While there has been some exploration of additive manufacturing (AM) for compact heat exchangers (HX), development focus has rarely considered customisable or serviceable designs.
The Conflux Cartridge heat exchanger is a complex 3D printed core, that can be embedded in a traditionally manufactured part or casing. The unique 'cartridge' for insertion features the patented technology of a Conflux CoreTM allowing it to be inserted into an external mechanism or casing. Resulting in a compact, serviceable, customisable, and interchangeable form of heat exchanger that offers a multitude of benefits across a wide range of applications not limited to performance, integration, accessibility and maintainability.
The balance of thermal and hydraulic performance for complex thermal systems through scalable and low-cost production make it ideal for small powertrain and energy systems. Furthermore, the ability to manufacture the cartridge heat exchanger in large batches with industrial DMLS machines keeps costs lower than equivalent traditionally manufactured options.
Performance requirements drive design. Speak to us about your specific heat exchange application and we can rapidly make an assessment for you.
Our intention was to prove that the compact cartridge design of this heat exchanger could offer our customers unparalleled levels of customisability and serviceability not previously possible with more traditional HX design protocols. We also wanted to demonstrate that the production of the cartridge using additive manufacturing techniques would result in a more cost-effective outcome for the client.
Specifically, we developed the cartridge HX for oil cooling applications in a gearbox but, in the process, we demonstrated that the cartridge design could be applied to other circumstances at a reduced price-point.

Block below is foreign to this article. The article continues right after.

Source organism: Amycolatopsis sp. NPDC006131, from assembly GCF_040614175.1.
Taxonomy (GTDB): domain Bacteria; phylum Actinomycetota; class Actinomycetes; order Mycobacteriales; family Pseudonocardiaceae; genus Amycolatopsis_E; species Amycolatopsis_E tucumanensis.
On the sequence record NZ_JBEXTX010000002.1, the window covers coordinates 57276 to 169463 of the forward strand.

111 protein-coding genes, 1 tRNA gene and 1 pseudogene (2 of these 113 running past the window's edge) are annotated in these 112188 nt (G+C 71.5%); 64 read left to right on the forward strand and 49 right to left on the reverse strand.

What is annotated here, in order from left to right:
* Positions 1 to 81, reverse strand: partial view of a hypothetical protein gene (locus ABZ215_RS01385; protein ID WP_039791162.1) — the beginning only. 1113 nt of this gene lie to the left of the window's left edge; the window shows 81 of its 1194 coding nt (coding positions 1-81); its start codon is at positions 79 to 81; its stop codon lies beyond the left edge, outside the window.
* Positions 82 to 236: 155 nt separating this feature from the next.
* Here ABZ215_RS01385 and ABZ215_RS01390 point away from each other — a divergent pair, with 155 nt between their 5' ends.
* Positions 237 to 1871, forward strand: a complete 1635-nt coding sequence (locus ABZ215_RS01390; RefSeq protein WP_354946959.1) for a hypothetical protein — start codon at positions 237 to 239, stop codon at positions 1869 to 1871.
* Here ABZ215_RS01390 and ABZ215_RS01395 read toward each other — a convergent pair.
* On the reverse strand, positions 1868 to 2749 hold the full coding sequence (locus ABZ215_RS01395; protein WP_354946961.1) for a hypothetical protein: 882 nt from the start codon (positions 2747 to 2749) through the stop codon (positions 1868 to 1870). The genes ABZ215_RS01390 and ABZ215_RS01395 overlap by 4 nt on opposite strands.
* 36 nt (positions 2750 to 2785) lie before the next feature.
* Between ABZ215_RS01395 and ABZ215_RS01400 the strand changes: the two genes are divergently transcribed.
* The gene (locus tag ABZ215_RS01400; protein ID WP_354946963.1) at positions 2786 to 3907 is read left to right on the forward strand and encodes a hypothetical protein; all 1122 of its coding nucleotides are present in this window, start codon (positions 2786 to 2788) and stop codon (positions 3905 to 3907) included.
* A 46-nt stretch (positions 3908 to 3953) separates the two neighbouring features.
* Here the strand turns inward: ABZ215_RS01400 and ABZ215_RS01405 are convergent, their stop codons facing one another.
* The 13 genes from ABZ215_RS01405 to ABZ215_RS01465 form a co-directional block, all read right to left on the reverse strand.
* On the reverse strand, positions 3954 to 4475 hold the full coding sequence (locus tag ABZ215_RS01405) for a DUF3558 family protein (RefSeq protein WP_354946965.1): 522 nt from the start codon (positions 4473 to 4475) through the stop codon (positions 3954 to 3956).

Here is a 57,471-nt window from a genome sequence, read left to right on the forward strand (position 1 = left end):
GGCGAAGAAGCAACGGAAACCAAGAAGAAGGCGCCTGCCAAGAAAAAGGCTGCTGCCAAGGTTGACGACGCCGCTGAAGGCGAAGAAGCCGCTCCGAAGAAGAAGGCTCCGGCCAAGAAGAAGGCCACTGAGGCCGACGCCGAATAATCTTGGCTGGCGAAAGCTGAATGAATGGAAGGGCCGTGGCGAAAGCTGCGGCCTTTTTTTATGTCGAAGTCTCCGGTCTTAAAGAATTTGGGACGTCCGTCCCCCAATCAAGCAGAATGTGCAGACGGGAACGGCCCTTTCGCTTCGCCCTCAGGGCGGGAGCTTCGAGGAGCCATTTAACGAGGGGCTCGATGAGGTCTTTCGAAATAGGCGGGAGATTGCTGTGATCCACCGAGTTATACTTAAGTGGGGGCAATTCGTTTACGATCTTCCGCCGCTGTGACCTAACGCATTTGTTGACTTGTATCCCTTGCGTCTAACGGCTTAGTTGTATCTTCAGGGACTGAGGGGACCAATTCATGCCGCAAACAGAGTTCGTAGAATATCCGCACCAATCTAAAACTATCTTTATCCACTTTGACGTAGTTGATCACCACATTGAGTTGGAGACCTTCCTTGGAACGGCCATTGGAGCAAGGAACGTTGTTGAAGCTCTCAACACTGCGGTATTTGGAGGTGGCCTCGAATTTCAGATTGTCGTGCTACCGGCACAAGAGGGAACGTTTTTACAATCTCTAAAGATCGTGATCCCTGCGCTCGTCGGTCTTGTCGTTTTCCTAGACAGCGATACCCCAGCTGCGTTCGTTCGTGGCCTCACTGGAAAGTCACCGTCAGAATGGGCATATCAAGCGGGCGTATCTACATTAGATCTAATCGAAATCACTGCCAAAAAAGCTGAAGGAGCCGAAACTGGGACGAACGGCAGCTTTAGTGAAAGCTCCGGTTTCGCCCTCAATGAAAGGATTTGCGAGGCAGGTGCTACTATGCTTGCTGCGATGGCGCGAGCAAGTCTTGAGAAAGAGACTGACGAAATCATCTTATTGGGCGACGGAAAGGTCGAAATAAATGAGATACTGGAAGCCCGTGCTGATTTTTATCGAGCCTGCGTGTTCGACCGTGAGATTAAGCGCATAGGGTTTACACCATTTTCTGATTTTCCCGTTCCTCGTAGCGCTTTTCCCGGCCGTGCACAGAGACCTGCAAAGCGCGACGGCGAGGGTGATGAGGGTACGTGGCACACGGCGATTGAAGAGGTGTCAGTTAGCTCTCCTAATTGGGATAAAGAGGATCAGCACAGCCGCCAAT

To match or exceed an incumbent micro-tube heat exchanger for a transmission application at a significantly reduced price point. The following challenges needed to be met:
After setting the boundary conditions we undertook a detailed design of the HX cartridge core, involving a variety of calculations to better understand the design requirements and sensitivities that differing parameters had on performance.
We used our design library of core geometries to test fin height, fin thickness, fin pitch and channel spacing to select a design that maximised heat transfer while minimising pressure drop.
The Conflux Cartridge shown in automotive gearbox application
There were two primary challenges during simulation. Firstly, to confirm that the selected core geometry performed in maximizing the heat transfer while minimizing pressure drops. Secondly, to accurate consider the impact of manifolds in calculating pumping requirements.
Core geometry performance The initial geometry was used to perform computational fluid dynamics (CFD) simulations. With these, the heat transfer rate and pressure losses associated with the HX core could be better estimated. This was undertaken using Ansys Fluent on an in-house high performance computing cluster optimized specifically for CFD simulations.
Meshing is a necessary step in the CFD process. This is where all solid and fluid domains are broken up into a huge number of smaller domains from which a numerical solution can be found. A good quality mesh is required to ensure the stability and accuracy of the results. The mesh was generated based on standard meshing practices. Inflation layers were built on the no-slip walls, and sizing controls ensured good mesh metrics.
Appropriately scaled boundary conditions were used for the simulation. Additionally, various contours and vectors of temperature, pressure and velocity were generated to assess the core performance in a greater depth of detail. These CFD simulations gave insights into performance for further refinements that could not be attained through spreadsheet calculations. Manifold impact
Manifolds are required to accept the fluid inlet streams, and then direct them through the core of the heat exchanger and into the outlet fluid streams. Given manifolds add to the fluid pressure losses through the heat exchanger, they must be considered when calculating pumping requirements